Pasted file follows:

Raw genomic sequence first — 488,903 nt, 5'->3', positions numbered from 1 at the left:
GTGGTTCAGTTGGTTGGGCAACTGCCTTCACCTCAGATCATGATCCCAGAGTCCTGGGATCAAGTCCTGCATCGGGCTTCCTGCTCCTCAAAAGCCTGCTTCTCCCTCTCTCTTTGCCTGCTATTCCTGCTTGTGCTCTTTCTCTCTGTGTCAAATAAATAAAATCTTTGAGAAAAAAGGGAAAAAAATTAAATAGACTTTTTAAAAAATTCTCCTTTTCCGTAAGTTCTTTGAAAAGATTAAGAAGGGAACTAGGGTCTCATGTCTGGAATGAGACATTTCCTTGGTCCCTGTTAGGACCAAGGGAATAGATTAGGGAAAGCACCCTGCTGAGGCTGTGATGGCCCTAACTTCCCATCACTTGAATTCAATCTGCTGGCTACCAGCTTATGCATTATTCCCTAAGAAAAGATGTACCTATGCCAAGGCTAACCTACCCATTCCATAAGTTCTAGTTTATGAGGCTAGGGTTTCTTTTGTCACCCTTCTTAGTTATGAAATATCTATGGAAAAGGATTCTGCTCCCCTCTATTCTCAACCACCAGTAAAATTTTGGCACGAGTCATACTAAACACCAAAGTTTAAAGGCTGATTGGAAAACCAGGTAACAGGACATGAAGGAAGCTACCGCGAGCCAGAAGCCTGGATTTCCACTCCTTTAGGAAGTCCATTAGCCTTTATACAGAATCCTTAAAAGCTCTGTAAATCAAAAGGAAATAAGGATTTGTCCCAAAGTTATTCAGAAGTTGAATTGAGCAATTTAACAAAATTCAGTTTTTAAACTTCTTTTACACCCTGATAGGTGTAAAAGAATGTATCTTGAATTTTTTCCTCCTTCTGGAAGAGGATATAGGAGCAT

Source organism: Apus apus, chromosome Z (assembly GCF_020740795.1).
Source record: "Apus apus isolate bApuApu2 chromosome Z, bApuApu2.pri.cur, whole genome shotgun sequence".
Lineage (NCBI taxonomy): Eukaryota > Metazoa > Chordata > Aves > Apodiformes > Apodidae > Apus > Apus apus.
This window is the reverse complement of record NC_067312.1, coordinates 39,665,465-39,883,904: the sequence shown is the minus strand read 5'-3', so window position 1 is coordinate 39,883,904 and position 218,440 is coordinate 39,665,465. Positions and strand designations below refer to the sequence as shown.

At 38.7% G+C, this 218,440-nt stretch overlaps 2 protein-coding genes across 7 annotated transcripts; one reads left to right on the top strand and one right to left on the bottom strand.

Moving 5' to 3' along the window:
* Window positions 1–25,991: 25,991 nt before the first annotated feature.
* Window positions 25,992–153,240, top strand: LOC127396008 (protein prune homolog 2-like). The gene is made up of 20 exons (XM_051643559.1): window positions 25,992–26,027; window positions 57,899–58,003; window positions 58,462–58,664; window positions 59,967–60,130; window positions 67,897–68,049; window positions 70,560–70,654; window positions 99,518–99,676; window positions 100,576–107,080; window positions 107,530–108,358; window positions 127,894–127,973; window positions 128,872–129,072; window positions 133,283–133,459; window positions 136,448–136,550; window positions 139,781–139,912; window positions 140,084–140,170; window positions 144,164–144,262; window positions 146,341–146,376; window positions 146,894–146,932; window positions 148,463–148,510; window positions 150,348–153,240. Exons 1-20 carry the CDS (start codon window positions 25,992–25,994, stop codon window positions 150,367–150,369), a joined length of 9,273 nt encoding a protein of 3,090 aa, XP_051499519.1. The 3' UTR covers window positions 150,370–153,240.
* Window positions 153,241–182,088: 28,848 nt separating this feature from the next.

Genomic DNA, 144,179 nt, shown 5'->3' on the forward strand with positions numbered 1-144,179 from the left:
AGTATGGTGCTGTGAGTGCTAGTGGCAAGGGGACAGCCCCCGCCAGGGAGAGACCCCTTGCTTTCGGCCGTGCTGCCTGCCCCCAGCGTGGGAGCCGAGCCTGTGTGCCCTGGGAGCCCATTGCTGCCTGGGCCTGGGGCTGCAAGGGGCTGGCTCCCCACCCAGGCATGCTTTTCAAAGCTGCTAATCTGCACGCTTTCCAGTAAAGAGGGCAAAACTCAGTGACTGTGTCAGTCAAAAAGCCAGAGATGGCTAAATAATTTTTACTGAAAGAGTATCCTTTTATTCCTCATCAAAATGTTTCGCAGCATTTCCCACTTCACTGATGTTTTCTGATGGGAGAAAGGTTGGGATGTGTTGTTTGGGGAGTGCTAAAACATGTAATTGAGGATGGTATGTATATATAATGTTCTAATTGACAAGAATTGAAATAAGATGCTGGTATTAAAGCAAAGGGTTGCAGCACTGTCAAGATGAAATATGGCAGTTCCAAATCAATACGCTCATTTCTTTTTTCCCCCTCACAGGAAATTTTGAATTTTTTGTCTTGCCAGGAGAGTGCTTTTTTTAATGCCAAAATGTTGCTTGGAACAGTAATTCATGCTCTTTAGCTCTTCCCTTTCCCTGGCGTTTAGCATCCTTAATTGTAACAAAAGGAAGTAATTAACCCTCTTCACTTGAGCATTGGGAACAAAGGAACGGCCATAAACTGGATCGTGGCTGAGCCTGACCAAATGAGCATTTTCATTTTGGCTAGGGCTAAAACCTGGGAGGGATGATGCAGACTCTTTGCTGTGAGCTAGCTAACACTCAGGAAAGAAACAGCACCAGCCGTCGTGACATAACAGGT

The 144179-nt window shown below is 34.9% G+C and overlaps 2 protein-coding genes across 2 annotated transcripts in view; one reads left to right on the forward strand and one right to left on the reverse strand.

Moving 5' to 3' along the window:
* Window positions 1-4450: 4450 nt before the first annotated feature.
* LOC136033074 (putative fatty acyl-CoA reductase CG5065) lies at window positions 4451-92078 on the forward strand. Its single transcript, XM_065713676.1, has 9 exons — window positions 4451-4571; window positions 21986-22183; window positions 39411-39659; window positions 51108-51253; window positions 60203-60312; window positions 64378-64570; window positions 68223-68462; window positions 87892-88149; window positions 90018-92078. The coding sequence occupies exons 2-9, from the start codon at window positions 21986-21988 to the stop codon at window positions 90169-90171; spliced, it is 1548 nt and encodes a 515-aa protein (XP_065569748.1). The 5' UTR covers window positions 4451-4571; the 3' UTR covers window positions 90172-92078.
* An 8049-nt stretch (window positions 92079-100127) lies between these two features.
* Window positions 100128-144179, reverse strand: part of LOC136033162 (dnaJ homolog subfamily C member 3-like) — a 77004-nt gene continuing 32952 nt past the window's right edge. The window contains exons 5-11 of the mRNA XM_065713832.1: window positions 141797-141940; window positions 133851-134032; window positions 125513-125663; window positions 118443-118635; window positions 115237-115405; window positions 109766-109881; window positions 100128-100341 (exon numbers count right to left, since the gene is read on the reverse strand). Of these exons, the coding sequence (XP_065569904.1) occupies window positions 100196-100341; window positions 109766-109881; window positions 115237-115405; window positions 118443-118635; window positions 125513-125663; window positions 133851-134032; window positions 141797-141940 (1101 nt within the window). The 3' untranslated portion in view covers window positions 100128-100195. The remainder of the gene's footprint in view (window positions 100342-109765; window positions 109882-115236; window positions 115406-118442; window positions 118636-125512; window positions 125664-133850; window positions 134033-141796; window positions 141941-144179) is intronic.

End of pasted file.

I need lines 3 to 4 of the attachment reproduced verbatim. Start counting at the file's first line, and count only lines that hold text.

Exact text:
Source organism: Apus apus, chromosome Z (assembly GCF_020740795.1).
Source record: "Apus apus isolate bApuApu2 chromosome Z, bApuApu2.pri.cur, whole genome shotgun sequence".